Department of Paediatrics and Child Health, Room 257, DDMRI Building, Nelson R Mandela School of Medicine, University of KwaZulu-Natal, Congella 4013, Durban, South Africa. gurpreetkindra@gmail.com
Data Bank Information
Bank Name/Acc. No.:
ISRCTN/ISRCTN68128332
Export Citation:
APA/MLA Format     Download EndNote     Download BibTex
MeSH Terms
Descriptor/Qualifier:
Adult
Anthropometry
Body Composition
Breast Feeding*
Child Development / physiology
Dietary Supplements*
Female
HIV Seropositivity* / physiopathology
Hematologic Tests
Humans
Infant
Lactation / physiology*
Mothers*
Nutritional Status
South Africa
Young Adult
Comments/Corrections

From MEDLINE®/PubMed®, a database of the U.S. National Library of Medicine

Full Text
Journal Information
Journal ID (nlm-ta): BMC Public Health
ISSN: 1471-2458
Publisher: BioMed Central
Article Information
Download PDF
Copyright ©2011 Kindra et al; licensee BioMed Central Ltd.
open-access:
Received Day: 18 Month: 7 Year: 2011
Accepted Day: 22 Month: 12 Year: 2011
collection publication date: Year: 2011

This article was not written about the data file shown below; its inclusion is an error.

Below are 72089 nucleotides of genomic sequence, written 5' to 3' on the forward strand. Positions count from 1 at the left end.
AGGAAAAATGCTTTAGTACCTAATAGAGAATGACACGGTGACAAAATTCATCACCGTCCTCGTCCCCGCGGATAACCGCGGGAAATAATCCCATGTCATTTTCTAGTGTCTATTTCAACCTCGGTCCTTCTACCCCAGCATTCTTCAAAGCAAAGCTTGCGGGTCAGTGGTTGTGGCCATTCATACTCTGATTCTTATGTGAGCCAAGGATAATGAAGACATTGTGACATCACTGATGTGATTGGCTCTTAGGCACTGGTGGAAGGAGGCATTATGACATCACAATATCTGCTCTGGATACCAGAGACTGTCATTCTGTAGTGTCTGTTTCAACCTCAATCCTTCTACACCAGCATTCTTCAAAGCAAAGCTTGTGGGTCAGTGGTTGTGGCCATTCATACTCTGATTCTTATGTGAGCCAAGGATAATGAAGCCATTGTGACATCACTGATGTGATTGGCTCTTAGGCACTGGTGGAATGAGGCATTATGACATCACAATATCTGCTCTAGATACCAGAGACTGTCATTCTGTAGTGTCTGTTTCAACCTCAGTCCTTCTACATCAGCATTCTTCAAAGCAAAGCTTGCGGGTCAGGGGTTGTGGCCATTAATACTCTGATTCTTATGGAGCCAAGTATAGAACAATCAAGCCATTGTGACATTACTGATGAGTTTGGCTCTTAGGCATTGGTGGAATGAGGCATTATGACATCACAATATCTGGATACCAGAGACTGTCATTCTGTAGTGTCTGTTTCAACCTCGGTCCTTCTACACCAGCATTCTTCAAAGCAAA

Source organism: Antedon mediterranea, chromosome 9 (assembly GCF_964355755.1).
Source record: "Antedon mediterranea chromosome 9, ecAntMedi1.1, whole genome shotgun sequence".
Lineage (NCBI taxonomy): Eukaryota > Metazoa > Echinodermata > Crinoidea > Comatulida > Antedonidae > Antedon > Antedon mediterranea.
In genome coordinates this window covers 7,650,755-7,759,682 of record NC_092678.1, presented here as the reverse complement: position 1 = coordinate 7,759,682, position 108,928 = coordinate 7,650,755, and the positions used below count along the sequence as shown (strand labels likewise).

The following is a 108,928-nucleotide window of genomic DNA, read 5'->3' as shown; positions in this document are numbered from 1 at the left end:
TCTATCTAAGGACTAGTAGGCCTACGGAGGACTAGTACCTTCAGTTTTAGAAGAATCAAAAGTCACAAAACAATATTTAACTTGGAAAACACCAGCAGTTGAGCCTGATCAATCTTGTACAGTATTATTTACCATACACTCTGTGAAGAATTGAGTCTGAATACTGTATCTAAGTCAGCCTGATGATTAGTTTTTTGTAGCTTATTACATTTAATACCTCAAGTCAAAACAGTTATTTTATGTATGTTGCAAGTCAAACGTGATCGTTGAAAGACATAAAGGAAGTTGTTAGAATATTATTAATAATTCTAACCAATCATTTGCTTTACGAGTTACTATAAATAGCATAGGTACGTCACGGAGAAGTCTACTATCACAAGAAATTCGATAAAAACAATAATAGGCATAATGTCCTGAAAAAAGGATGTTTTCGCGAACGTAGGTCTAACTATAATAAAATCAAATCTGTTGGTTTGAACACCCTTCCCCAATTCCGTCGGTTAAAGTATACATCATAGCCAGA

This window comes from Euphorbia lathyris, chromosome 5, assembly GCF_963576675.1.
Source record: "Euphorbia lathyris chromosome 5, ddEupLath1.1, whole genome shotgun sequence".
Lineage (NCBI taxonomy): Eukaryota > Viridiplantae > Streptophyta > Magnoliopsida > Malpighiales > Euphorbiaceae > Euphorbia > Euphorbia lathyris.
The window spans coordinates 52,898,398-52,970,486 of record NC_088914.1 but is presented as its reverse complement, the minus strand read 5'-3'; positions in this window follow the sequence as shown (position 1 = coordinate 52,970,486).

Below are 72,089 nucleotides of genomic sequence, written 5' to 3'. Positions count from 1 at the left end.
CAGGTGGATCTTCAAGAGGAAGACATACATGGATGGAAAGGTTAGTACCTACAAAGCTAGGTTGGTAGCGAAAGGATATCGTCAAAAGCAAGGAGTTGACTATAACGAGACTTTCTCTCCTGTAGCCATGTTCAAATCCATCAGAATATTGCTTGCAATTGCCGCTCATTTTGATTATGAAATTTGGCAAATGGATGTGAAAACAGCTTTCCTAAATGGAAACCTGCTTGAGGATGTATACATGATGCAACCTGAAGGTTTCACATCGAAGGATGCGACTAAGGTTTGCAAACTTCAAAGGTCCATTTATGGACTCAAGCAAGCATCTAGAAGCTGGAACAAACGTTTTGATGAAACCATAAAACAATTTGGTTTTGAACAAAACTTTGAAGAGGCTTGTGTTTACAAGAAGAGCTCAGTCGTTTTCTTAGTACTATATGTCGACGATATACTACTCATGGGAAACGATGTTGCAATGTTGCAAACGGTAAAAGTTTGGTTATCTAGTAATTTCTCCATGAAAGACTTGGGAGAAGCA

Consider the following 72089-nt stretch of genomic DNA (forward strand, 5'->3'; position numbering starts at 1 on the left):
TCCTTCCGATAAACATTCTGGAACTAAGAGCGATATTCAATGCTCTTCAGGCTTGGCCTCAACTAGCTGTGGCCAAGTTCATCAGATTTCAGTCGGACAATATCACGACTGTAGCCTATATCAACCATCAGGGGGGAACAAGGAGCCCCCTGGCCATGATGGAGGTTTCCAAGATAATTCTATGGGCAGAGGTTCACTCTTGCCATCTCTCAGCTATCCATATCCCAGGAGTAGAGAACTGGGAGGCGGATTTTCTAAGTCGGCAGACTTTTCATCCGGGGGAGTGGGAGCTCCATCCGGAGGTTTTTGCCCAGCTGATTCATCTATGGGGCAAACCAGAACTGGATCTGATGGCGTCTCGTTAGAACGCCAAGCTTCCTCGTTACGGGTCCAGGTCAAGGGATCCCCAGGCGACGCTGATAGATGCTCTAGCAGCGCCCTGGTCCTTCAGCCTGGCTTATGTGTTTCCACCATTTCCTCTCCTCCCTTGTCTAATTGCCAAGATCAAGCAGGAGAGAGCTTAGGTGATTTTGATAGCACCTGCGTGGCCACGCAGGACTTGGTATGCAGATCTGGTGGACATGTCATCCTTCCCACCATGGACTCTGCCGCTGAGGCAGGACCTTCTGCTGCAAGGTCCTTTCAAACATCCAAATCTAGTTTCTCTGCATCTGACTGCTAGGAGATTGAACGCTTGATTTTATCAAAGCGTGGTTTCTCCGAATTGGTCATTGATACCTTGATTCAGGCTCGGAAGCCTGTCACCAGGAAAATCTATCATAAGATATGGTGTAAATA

Electronic publication date: Day: 22 Month: 12 Year: 2011
Volume: 11First Page: 946 Last Page: 946
ID: 3268126
Publisher Id: 1471-2458-11-946
PubMed Id: 22192583
DOI: 10.1186/1471-2458-11-946

Effect of nutritional supplementation of breastfeeding HIV positive mothers on maternal and child health: findings from a randomized controlled clinical trial
Gurpreet Kindra1 Email: gurpreetkindra@gmail.com
Anna Coutsoudis1 Email: coutsoud@ukzn.ac.za
Francesca Esposito1 Email: Francesca@annetill.co.za
1Department of Paediatrics and Child Health, Room 257, DDMRI Building, Nelson R Mandela School of Medicine, University of KwaZulu-Natal, Congella 4013, Durban, South Africa

Background

Breastfeeding is the optimal source of nutrition for all infants [1,2]. Although breastfeeding is associated with a risk of post-natal vertical transmission of HIV; it has been well established that in resource-poor communities, there are serious repercussions of not breastfeeding or even of a short duration breastfeeding on HIV free survival of the infants [3-8]. Studies have shown that effective antiretroviral prophylaxis to the mother or infant during breastfeeding can reduce vertical transmission to as low as 1% [7,9-12]. WHO therefore revised its PMTCT (prevention of mother to child transmission) guidelines in 2010 to help maximize HIV free survival of infants by recommending longer breastfeeding with prophylaxis as well as the timely start of antiretroviral therapy (ART) in the mothers [13].

Women in resource-constrained settings such as sub-Saharan Africa are carrying a double burden of HIV and food insecurity and are therefore prone to nutritional deficiencies [14-17].